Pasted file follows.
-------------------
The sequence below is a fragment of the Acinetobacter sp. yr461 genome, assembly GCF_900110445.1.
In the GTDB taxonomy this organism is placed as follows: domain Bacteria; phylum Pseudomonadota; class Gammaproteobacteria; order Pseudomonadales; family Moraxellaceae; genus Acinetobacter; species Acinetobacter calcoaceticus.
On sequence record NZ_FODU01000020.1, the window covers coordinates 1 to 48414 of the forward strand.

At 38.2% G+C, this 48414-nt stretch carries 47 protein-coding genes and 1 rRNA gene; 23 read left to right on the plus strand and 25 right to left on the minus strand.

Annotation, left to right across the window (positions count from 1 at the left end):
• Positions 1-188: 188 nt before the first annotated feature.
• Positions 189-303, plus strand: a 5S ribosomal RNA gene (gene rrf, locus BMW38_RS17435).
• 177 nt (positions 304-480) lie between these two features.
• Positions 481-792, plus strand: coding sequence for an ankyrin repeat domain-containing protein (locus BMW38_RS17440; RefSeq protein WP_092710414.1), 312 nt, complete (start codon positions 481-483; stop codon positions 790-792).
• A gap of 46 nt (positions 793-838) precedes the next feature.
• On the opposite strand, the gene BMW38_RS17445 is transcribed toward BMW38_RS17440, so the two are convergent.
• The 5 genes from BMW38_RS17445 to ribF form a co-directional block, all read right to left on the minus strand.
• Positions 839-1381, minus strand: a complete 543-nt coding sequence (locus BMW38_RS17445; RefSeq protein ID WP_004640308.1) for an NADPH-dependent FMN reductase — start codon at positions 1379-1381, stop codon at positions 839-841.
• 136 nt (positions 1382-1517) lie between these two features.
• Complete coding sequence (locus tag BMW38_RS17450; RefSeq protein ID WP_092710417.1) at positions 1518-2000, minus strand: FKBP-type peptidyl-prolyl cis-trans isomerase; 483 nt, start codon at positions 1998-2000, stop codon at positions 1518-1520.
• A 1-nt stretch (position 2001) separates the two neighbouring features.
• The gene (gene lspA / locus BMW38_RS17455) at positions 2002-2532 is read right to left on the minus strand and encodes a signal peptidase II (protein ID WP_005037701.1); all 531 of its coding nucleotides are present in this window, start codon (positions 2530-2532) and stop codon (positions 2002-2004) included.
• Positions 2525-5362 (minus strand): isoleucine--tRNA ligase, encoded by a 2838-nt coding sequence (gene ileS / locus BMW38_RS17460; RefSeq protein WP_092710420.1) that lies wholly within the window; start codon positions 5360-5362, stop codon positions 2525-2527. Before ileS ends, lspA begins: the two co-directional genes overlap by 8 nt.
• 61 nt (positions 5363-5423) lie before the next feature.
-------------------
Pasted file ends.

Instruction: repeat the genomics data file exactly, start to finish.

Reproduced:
The sequence below is a fragment of the Acinetobacter sp. yr461 genome, assembly GCF_900110445.1.
In the GTDB taxonomy this organism is placed as follows: domain Bacteria; phylum Pseudomonadota; class Gammaproteobacteria; order Pseudomonadales; family Moraxellaceae; genus Acinetobacter; species Acinetobacter calcoaceticus.
On sequence record NZ_FODU01000020.1, the window covers coordinates 1 to 48414 of the forward strand.

At 38.2% G+C, this 48414-nt stretch carries 47 protein-coding genes and 1 rRNA gene; 23 read left to right on the plus strand and 25 right to left on the minus strand.

Annotation, left to right across the window (positions count from 1 at the left end):
• Positions 1-188: 188 nt before the first annotated feature.
• Positions 189-303, plus strand: a 5S ribosomal RNA gene (gene rrf, locus BMW38_RS17435).
• 177 nt (positions 304-480) lie between these two features.
• Positions 481-792, plus strand: coding sequence for an ankyrin repeat domain-containing protein (locus BMW38_RS17440; RefSeq protein WP_092710414.1), 312 nt, complete (start codon positions 481-483; stop codon positions 790-792).
• A gap of 46 nt (positions 793-838) precedes the next feature.
• On the opposite strand, the gene BMW38_RS17445 is transcribed toward BMW38_RS17440, so the two are convergent.
• The 5 genes from BMW38_RS17445 to ribF form a co-directional block, all read right to left on the minus strand.
• Positions 839-1381, minus strand: a complete 543-nt coding sequence (locus BMW38_RS17445; RefSeq protein ID WP_004640308.1) for an NADPH-dependent FMN reductase — start codon at positions 1379-1381, stop codon at positions 839-841.
• 136 nt (positions 1382-1517) lie between these two features.
• Complete coding sequence (locus tag BMW38_RS17450; RefSeq protein ID WP_092710417.1) at positions 1518-2000, minus strand: FKBP-type peptidyl-prolyl cis-trans isomerase; 483 nt, start codon at positions 1998-2000, stop codon at positions 1518-1520.
• A 1-nt stretch (position 2001) separates the two neighbouring features.
• The gene (gene lspA / locus BMW38_RS17455) at positions 2002-2532 is read right to left on the minus strand and encodes a signal peptidase II (protein ID WP_005037701.1); all 531 of its coding nucleotides are present in this window, start codon (positions 2530-2532) and stop codon (positions 2002-2004) included.
• Positions 2525-5362 (minus strand): isoleucine--tRNA ligase, encoded by a 2838-nt coding sequence (gene ileS / locus BMW38_RS17460; RefSeq protein WP_092710420.1) that lies wholly within the window; start codon positions 5360-5362, stop codon positions 2525-2527. Before ileS ends, lspA begins: the two co-directional genes overlap by 8 nt.
• 61 nt (positions 5363-5423) lie before the next feature.